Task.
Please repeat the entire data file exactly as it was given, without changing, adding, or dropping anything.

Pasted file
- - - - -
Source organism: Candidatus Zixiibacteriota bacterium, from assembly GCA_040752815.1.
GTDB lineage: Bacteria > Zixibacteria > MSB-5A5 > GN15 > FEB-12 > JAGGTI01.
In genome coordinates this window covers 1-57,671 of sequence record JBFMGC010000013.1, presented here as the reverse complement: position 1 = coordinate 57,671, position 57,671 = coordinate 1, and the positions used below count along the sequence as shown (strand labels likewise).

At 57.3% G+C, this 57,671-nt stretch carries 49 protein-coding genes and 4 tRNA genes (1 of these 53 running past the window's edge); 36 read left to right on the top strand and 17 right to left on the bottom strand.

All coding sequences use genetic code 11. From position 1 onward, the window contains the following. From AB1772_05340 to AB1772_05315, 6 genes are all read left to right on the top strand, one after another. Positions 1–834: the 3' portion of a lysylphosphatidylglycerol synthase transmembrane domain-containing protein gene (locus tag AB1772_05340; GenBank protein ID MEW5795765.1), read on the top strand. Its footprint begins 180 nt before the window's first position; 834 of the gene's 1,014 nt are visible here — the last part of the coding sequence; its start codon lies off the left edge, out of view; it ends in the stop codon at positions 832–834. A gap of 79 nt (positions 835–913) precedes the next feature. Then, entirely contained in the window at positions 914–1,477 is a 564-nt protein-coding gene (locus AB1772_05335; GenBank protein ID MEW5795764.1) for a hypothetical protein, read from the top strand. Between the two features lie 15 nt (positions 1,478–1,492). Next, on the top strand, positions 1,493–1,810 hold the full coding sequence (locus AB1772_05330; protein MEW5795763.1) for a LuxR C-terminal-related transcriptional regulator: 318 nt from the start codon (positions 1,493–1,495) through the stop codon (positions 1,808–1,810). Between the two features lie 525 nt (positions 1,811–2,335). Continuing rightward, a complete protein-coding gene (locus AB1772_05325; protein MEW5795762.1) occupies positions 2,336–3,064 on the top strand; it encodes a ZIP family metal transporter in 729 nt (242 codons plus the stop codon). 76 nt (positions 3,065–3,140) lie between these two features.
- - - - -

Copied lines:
Source organism: Candidatus Zixiibacteriota bacterium, from assembly GCA_040752815.1.
GTDB lineage: Bacteria > Zixibacteria > MSB-5A5 > GN15 > FEB-12 > JAGGTI01.
In genome coordinates this window covers 1-57,671 of sequence record JBFMGC010000013.1, presented here as the reverse complement: position 1 = coordinate 57,671, position 57,671 = coordinate 1, and the positions used below count along the sequence as shown (strand labels likewise).

At 57.3% G+C, this 57,671-nt stretch carries 49 protein-coding genes and 4 tRNA genes (1 of these 53 running past the window's edge); 36 read left to right on the top strand and 17 right to left on the bottom strand.

All coding sequences use genetic code 11. From position 1 onward, the window contains the following. From AB1772_05340 to AB1772_05315, 6 genes are all read left to right on the top strand, one after another. Positions 1–834: the 3' portion of a lysylphosphatidylglycerol synthase transmembrane domain-containing protein gene (locus tag AB1772_05340; GenBank protein ID MEW5795765.1), read on the top strand. Its footprint begins 180 nt before the window's first position; 834 of the gene's 1,014 nt are visible here — the last part of the coding sequence; its start codon lies off the left edge, out of view; it ends in the stop codon at positions 832–834. A gap of 79 nt (positions 835–913) precedes the next feature. Then, entirely contained in the window at positions 914–1,477 is a 564-nt protein-coding gene (locus AB1772_05335; GenBank protein ID MEW5795764.1) for a hypothetical protein, read from the top strand. Between the two features lie 15 nt (positions 1,478–1,492). Next, on the top strand, positions 1,493–1,810 hold the full coding sequence (locus AB1772_05330; protein MEW5795763.1) for a LuxR C-terminal-related transcriptional regulator: 318 nt from the start codon (positions 1,493–1,495) through the stop codon (positions 1,808–1,810). Between the two features lie 525 nt (positions 1,811–2,335). Continuing rightward, a complete protein-coding gene (locus AB1772_05325; protein MEW5795762.1) occupies positions 2,336–3,064 on the top strand; it encodes a ZIP family metal transporter in 729 nt (242 codons plus the stop codon). 76 nt (positions 3,065–3,140) lie between these two features.